NERC Standards: What’s Happening in Canada, Mexico and Beyond

by Shaun Rohret – NERC Reliability Specialist, NAES Corporation

As grid reliability becomes more of a focus internationally, NERC is leading the way, providing guidance and assistance to delegated organizations in other countries. Here are the latest developments beyond U. S. borders:

In Canada, NERC’s role is much the same as it is in the continental United States. However, the approval process for NERC Standards differs across the various Canadian provinces, and some of the Standards have been modified to reflect these jurisdictions’ operational needs. Authority over electric generation and transmission in Canada resides mainly with the provincial governments. While not all jurisdictions have an Electric Reliability Organization (ERO), they all recognize NERC as a standard-setting organization for electric reliability and have committed to support NERC in its oversight role for North America.

NERC has published summaries of each province’s standard-making and enforcement functions, which provide a good reference for cataloguing the differences across the provincial standards. They include details of the provinces’ electric reliability standard-making and enforcement functions and compare them with U. S. standards and governance. Developed by NERC’s Federal, Provincial and Territorial Monitoring and Enforcement Subgroup, the summaries are updated annually.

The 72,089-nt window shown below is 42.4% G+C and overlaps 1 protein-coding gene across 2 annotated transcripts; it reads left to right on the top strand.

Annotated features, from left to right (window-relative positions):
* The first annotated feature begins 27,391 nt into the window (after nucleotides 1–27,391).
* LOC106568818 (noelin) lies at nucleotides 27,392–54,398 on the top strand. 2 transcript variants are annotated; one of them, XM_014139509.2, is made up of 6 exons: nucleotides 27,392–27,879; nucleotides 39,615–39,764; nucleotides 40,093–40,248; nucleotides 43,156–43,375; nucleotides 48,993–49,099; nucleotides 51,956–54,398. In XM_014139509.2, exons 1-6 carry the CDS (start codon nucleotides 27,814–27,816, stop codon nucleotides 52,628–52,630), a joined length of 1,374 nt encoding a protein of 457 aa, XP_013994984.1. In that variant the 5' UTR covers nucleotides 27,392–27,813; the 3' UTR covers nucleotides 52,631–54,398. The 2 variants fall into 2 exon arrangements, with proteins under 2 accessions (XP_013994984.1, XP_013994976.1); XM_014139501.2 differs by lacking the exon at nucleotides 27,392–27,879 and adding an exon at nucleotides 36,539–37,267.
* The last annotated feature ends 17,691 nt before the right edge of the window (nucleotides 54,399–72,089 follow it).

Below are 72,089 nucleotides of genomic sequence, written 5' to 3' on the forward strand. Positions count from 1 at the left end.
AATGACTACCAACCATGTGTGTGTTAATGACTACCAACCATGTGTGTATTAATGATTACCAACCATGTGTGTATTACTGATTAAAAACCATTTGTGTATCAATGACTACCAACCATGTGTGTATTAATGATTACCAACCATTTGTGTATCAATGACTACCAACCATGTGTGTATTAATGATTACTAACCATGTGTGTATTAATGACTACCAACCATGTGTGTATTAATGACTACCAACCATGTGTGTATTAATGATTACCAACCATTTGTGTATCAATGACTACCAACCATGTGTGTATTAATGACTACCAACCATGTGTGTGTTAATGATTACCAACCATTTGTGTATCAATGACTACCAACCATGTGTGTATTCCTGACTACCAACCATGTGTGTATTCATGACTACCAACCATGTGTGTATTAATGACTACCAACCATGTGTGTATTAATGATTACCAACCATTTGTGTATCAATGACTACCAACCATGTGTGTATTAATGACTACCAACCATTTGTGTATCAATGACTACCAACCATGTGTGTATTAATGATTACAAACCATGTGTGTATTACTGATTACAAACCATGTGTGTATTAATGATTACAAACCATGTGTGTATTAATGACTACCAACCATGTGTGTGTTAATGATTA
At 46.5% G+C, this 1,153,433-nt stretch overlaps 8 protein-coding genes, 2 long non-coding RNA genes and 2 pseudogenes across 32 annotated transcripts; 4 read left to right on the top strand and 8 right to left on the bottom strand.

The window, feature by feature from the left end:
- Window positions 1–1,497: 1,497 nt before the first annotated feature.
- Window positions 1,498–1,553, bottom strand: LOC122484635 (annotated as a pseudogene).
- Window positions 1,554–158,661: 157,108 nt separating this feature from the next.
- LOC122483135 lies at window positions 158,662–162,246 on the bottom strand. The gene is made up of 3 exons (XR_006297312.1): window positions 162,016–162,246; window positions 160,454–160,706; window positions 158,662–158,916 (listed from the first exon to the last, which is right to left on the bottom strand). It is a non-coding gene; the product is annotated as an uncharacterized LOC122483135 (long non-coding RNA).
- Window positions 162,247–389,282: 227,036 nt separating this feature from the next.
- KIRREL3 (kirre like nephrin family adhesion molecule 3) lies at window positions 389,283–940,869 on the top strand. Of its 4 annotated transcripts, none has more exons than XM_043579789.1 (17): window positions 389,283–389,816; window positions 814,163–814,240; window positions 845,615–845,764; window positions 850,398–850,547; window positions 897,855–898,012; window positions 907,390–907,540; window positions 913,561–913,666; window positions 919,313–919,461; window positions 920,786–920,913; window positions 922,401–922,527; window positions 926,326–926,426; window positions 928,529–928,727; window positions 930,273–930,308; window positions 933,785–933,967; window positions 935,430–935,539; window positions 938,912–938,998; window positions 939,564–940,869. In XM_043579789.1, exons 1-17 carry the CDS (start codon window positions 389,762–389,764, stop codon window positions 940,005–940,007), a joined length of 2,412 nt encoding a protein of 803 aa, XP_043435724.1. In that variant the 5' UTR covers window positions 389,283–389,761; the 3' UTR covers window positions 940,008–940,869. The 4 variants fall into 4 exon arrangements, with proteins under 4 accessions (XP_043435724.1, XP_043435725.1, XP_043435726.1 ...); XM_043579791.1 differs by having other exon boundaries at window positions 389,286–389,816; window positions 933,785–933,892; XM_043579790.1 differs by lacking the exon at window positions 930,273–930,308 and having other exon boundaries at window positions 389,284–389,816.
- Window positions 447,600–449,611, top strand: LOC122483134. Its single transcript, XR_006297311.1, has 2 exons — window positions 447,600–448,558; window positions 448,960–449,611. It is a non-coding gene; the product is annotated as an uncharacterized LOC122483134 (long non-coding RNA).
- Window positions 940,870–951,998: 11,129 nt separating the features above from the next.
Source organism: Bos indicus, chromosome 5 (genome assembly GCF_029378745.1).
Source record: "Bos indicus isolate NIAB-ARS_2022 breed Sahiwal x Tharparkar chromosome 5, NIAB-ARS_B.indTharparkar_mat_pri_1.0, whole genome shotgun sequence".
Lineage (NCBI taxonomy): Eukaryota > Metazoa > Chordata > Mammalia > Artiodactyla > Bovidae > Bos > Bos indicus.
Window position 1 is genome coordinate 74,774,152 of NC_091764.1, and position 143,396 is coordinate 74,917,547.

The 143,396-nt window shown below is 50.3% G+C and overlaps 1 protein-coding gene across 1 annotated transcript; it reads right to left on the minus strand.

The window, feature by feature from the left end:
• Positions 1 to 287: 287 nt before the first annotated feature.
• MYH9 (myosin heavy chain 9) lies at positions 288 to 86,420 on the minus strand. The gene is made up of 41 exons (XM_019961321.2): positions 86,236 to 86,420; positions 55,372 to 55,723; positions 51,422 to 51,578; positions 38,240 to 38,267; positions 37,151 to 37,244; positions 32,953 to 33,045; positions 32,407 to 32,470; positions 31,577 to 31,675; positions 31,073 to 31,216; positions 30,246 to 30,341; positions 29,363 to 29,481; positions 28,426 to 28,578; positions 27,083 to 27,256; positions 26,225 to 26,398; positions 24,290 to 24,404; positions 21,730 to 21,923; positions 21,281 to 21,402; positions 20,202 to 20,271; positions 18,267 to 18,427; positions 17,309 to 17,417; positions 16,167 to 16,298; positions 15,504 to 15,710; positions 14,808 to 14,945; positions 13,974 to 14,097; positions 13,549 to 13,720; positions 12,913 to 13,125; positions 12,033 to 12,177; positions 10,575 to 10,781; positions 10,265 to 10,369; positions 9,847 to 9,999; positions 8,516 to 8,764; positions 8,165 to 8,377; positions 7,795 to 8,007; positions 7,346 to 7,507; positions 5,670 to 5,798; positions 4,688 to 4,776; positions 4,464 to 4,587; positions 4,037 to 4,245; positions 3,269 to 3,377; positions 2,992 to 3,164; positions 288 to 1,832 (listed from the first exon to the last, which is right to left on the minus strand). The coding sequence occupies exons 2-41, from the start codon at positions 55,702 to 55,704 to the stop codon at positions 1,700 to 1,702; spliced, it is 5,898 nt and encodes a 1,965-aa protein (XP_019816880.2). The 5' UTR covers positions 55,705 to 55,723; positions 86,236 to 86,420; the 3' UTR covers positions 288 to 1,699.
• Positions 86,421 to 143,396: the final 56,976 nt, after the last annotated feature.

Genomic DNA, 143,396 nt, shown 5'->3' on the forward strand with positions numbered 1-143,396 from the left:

Recent energy reforms in Mexico have restructured the nation’s electricity industry, creating a competitive electricity market and new opportunities for private investment. These reforms have also changed the roles of two key organizations.

Tuxpan II, a NAES-operated combined-cycle gas
turbine facility in the state of Veracruz, Mexico

Comisión Reguladora de Energia (CRE), the federal energy regulator in Mexico, approved Resolución RES/151/2016 in 2016, establishing the nation’s first Grid Code (Codiga de Red) under the 2013-2014 reforms. These reforms delegated new responsibilities and authorities to CRE, including establishment of regulations for electric reliability and security. The Grid Code establishes criteria for ‘efficiency, quality, reliability, continuity, security and sustainability of the National Electric System’ and includes 10 NERC-like reliability standards aimed at ensuring coordination and safe operation.

The 2016 resolution requires CRE to update the new Grid Code annually for the first five years. In June 2016, NERC and WECC conducted a workshop for Mexican subject matter experts that gave them a comprehensive overview of NERC and WECC Reliability Standards to assist them in providing technical advice to CRE as it developed the second Grid Code.

Comisión Federal Electricidad (CFE), the government-owned utility, was formerly a vertically integrated organization. The 2013-2014 reforms, however, restructured it into separate generation, transmission and distribution units. Under an agreement with CFE, WECC has been monitoring CFE’s compliance with certain standards in the portion of Baja California Norte that is interconnected with California. Rules governing reliability of the National Electric System are expected to be issued soon.

Beyond North America
NERC signed an administrative agreement in July 2016 with the European Commission’s Directorate General for Energy (DG Energy) to collaborate on grid reliability. It recognizes the shared interest of NERC and DG Energy in ensuring grid reliability and the intent of both organizations to expand technical collaboration. Since executing this agreement, NERC and DG Energy have been consulting regularly and exchanging information pertaining to electric grid reliability.

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